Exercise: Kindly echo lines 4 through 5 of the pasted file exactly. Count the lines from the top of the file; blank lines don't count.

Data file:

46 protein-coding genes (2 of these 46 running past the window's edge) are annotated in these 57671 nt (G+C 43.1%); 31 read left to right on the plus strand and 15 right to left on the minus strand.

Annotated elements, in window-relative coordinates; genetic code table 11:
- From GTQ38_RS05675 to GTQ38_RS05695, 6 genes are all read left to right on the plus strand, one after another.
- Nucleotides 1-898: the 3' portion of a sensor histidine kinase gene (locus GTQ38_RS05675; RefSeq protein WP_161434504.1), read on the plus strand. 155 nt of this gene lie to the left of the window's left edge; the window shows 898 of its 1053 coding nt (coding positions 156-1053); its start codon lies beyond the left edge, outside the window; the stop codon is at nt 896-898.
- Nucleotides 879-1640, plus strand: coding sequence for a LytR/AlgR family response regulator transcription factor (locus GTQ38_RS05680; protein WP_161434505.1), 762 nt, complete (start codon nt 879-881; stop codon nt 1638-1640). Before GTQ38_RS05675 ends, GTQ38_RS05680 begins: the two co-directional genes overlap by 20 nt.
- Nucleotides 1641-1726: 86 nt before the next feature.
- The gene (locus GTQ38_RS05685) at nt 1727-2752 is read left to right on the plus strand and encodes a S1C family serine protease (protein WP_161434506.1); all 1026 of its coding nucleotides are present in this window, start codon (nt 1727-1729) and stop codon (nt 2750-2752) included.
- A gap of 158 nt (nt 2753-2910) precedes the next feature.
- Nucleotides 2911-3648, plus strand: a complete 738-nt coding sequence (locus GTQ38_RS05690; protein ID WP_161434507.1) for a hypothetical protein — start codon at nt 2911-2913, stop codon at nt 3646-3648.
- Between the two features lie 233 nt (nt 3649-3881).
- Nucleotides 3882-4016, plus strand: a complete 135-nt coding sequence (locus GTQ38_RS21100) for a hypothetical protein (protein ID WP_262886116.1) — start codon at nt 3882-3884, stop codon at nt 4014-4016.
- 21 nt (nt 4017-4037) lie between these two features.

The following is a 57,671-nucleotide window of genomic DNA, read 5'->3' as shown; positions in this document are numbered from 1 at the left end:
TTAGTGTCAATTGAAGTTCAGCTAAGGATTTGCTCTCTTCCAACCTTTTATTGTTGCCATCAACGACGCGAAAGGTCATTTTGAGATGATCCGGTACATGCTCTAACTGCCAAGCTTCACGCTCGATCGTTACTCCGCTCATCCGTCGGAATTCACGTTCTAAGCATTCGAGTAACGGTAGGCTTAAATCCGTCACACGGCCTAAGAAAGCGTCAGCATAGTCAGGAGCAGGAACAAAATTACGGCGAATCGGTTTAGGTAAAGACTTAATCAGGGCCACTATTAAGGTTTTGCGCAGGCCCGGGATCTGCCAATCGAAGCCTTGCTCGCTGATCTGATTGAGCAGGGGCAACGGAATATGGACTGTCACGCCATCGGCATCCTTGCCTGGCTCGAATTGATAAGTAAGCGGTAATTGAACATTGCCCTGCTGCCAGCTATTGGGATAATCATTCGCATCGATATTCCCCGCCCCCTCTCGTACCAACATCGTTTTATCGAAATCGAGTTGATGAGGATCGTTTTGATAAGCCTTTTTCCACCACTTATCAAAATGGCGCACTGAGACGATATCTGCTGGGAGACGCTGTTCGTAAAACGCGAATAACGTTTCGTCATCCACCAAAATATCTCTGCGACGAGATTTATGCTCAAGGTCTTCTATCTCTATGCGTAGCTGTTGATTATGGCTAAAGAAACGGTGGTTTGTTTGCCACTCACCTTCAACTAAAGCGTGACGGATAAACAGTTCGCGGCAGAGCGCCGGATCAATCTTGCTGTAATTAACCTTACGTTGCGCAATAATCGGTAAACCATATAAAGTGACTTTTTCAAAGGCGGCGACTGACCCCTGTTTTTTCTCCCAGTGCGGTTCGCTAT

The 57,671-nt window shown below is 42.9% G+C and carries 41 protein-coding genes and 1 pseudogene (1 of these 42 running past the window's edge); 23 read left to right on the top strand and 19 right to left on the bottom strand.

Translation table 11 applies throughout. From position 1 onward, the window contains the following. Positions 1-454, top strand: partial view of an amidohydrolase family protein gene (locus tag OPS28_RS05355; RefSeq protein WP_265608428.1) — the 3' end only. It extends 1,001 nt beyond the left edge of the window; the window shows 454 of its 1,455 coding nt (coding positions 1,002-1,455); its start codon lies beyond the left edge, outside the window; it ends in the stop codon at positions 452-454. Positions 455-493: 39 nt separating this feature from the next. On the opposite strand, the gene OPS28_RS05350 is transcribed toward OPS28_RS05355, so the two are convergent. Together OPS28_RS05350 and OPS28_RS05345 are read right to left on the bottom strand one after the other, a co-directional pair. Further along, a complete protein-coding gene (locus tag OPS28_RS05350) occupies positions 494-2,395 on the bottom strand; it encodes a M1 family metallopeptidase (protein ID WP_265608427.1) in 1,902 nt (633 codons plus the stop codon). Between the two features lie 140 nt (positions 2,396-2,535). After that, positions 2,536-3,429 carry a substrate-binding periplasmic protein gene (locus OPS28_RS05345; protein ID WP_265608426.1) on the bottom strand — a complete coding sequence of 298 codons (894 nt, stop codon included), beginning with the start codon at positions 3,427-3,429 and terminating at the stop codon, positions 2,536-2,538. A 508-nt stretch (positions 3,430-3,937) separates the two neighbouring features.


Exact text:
- Nucleotides 1-898: the 3' portion of a sensor histidine kinase gene (locus GTQ38_RS05675; RefSeq protein WP_161434504.1), read on the plus strand. 155 nt of this gene lie to the left of the window's left edge; the window shows 898 of its 1053 coding nt (coding positions 156-1053); its start codon lies beyond the left edge, outside the window; the stop codon is at nt 896-898.
- Nucleotides 879-1640, plus strand: coding sequence for a LytR/AlgR family response regulator transcription factor (locus GTQ38_RS05680; protein WP_161434505.1), 762 nt, complete (start codon nt 879-881; stop codon nt 1638-1640). Before GTQ38_RS05675 ends, GTQ38_RS05680 begins: the two co-directional genes overlap by 20 nt.